How are your own children different from children who grew up in Tel-Aviv, Jerusalem, for example?
Look, they grew up in a certain kind of regime. And socially, they were extremely close to each other. And later too, when they left, this society of children continued to be like brothers and sisters, maybe even more within age-groups.

And one of the crises indeed concerned the matter of the nanny. My wife was a nanny. And when she’d come home, it wasn’t enough that we had our own children, one of the other children tags along, he doesn’t want to go to his own parents, he wants to stay with her. It would work itself out, more or less. But they were fully occupied, you could say. They didn’t have any spare time or anything like that. At 4 o’clock they’d come to us. We were waiting for them and we’d go on strolls or we’d stay home. Then, of course there was no radio or television or anything and it was very crowded, the apartment was very small. There was only a double bed, and another bed that slid under and we were seven people. But we managed. Spirits were high. And the children, they remember the home very well, the kibbutz they remember less.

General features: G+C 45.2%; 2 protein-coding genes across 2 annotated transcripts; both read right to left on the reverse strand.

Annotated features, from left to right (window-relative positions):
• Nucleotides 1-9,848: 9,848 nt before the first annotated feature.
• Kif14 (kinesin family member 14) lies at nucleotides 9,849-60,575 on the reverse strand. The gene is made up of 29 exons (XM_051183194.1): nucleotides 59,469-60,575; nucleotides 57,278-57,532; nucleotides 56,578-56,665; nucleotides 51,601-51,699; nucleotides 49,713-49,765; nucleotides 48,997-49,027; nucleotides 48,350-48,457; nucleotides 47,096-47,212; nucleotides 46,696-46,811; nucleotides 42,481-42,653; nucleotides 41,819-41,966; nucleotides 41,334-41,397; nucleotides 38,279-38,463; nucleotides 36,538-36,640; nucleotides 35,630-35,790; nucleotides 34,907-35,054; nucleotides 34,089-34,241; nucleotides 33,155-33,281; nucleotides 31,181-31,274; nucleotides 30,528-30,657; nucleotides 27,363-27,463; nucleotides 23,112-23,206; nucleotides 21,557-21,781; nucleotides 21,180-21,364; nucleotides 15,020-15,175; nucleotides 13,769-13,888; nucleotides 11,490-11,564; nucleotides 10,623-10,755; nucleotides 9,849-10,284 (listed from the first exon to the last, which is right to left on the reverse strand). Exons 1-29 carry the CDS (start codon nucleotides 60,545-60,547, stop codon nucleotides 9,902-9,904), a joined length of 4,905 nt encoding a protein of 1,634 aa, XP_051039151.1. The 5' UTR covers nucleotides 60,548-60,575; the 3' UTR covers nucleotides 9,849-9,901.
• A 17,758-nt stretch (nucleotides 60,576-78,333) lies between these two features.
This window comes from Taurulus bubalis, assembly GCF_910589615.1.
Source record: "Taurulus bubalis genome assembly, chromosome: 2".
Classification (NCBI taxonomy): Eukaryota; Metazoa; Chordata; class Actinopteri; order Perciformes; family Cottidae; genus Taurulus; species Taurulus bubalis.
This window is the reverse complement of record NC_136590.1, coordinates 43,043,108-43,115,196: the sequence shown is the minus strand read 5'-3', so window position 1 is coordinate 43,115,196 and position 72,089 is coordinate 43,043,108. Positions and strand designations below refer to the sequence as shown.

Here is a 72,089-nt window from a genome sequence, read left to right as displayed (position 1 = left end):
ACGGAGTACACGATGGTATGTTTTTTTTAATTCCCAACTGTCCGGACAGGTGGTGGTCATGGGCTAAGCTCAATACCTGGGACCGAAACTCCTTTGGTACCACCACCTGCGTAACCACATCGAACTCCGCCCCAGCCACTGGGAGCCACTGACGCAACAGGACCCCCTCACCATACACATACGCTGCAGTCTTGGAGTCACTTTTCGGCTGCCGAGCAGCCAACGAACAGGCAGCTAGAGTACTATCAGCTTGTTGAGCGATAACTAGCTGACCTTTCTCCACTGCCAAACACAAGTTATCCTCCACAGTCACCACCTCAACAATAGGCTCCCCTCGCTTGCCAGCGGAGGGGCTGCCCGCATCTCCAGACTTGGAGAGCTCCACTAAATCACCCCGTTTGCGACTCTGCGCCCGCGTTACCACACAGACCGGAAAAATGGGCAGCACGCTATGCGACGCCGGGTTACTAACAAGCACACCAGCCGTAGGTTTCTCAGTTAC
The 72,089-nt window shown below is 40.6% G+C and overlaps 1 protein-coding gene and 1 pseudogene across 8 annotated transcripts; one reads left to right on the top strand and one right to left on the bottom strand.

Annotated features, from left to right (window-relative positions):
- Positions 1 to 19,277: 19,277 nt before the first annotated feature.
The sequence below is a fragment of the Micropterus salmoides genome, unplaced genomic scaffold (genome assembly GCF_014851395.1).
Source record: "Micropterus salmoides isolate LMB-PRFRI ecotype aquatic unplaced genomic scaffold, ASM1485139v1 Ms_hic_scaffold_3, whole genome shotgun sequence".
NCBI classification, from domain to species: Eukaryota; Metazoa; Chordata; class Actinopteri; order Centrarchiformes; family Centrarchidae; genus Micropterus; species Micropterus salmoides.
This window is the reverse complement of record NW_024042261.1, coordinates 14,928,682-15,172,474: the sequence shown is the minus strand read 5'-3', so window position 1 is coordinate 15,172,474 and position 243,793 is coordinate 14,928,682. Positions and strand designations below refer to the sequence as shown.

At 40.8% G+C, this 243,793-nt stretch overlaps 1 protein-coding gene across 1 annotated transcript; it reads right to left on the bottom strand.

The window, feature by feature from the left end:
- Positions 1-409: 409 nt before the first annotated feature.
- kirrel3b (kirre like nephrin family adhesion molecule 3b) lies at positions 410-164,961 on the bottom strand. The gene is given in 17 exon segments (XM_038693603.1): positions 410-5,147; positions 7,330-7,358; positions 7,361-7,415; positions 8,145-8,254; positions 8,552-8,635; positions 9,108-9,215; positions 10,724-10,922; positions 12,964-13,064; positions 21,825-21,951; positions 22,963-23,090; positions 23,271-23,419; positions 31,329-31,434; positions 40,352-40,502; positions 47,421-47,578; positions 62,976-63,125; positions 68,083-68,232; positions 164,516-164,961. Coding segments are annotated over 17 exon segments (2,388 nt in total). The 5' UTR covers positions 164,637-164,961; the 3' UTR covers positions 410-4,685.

Describe the housing?
We found all kinds of alternatives for housing. Not just tents and shacks. Me, when I worked at fishing, I lived in a hut. They’d build us a kind of structure out of mats, and that’s where we lived. There were others who also made all kinds of structures out of mats. And the most extreme example, my wife’s “preparation group,” they had no housing, so they took bales of hay and built walls out of them, covered the top with canvas, and they lived there, twenty­something people. Those were their quarters.

Was the house you lived in your property?
Neither the houses nor the shacks nor the tents were our own property. Yes, they were our property, the property of the whole kibbutz. For example, even the tents we lived in, there was a housing committee. They distributed the rooms. First of all, it made no difference whether it was a guy or a girl, we lived together. Already in 1939, I was in Afikim. We lived in a tent, a [male] friend of mine, and a [female] comrade, a girl. And later even more so, because we lived four of us in a tent. It could have been one guy with three girls, or three guys and one girl, that could happen. But as I said, everything belonged to the kibbutz, and the kibbutz controlled it. There was a committee that distributed the apartments.